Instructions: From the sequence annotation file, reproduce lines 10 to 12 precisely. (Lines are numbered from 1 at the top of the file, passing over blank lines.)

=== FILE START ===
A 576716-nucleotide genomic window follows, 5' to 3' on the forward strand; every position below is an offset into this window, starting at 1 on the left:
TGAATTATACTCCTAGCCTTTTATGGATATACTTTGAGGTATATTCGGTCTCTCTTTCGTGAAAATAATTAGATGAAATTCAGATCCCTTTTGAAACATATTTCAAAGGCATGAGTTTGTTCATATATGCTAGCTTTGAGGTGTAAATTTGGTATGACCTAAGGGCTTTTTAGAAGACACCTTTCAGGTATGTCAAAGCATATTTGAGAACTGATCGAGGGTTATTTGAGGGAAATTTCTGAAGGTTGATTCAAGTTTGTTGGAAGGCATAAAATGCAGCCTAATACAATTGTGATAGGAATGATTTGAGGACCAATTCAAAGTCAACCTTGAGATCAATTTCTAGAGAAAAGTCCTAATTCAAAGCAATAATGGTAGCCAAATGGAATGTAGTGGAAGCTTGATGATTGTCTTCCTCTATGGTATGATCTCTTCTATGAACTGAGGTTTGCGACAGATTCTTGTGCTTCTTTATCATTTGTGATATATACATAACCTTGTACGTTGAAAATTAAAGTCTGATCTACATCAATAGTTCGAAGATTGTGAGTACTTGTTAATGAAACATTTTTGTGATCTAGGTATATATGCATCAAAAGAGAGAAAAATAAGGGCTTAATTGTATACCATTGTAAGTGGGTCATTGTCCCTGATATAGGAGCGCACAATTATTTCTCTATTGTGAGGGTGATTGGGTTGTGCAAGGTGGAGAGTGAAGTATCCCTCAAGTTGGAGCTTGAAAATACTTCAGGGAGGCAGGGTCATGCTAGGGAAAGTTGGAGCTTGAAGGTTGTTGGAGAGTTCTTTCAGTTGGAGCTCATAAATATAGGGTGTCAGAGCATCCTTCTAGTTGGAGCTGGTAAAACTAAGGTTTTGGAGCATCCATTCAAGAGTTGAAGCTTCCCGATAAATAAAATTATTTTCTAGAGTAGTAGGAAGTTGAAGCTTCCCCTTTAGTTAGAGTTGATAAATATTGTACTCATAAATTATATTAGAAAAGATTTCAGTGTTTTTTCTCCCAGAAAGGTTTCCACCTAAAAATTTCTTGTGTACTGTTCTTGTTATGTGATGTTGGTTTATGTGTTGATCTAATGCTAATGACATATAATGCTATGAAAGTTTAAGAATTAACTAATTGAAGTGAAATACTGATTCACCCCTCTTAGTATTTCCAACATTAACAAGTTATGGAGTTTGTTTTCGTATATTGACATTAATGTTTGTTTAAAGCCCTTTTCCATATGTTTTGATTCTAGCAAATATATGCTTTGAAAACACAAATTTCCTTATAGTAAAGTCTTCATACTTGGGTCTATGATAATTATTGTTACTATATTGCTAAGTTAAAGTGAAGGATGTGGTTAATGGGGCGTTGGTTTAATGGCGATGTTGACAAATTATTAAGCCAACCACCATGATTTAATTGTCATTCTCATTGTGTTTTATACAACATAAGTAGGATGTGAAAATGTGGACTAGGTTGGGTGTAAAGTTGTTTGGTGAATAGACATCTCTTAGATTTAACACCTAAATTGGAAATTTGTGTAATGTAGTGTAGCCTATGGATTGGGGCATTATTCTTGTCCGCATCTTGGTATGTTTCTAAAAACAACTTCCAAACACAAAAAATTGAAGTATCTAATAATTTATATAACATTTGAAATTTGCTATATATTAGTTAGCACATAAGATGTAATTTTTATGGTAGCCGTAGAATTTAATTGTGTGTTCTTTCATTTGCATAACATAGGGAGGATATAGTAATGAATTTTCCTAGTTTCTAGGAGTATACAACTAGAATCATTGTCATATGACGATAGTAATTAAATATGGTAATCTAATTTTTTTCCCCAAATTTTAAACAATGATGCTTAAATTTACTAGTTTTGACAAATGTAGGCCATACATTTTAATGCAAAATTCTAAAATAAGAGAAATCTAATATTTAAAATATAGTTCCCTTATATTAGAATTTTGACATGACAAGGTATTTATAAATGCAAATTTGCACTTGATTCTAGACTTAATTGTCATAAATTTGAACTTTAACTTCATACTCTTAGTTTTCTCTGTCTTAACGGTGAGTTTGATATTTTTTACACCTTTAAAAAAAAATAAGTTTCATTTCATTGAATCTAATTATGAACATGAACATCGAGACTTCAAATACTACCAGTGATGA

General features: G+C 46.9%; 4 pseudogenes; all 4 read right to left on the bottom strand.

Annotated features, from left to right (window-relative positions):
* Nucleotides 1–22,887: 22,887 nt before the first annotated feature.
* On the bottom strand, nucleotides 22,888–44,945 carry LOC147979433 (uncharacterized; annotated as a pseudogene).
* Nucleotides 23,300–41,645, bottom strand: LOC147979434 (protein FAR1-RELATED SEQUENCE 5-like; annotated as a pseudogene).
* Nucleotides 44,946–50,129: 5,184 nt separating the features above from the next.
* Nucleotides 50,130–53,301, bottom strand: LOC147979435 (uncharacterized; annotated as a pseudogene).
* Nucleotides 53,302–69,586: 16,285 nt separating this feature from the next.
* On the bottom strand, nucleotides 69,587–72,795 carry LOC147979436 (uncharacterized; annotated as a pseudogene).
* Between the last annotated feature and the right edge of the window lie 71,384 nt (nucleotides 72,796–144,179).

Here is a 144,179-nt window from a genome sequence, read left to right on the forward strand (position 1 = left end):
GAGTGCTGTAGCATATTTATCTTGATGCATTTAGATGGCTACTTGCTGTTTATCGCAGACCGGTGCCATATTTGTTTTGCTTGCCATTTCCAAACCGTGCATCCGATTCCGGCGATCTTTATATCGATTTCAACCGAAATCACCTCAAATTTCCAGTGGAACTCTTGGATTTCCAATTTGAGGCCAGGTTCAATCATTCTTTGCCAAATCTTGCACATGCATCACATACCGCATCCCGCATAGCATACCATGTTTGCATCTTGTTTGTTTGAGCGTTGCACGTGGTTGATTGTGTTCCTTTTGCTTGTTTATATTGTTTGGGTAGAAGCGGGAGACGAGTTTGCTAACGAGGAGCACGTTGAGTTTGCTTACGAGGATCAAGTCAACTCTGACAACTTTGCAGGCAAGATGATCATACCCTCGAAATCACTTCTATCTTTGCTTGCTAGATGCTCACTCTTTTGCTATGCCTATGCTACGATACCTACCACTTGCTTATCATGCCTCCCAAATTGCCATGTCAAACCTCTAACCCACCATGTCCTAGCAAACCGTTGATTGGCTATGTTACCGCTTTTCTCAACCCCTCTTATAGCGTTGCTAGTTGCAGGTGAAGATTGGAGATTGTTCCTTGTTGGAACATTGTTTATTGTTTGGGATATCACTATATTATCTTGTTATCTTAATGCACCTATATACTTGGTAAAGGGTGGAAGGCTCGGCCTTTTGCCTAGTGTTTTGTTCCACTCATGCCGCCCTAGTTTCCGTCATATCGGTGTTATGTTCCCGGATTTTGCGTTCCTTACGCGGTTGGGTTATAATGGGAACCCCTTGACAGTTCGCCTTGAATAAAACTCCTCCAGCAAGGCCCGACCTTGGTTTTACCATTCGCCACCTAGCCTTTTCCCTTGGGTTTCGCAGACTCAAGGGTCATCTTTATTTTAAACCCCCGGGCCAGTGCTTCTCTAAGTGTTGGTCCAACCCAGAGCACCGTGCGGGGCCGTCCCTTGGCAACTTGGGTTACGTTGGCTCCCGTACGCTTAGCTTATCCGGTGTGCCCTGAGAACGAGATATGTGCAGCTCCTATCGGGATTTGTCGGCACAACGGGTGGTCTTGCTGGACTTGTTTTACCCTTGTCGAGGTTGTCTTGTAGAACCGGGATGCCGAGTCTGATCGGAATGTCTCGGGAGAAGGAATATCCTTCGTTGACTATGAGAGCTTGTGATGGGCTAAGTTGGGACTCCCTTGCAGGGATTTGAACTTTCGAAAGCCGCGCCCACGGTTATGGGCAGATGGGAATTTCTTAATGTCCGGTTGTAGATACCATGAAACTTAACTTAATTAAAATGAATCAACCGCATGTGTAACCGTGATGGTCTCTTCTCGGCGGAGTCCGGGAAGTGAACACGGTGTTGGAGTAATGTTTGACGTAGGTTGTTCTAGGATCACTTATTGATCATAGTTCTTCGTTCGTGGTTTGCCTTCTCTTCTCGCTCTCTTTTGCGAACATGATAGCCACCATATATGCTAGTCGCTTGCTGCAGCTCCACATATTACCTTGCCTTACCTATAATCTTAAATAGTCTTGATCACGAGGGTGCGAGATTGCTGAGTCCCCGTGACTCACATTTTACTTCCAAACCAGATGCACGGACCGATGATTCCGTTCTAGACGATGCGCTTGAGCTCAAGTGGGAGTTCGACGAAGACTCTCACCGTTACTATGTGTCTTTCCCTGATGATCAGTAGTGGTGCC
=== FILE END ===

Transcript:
* Nucleotides 53,302–69,586: 16,285 nt separating this feature from the next.
* On the bottom strand, nucleotides 69,587–72,795 carry LOC147979436 (uncharacterized; annotated as a pseudogene).
* Between the last annotated feature and the right edge of the window lie 71,384 nt (nucleotides 72,796–144,179).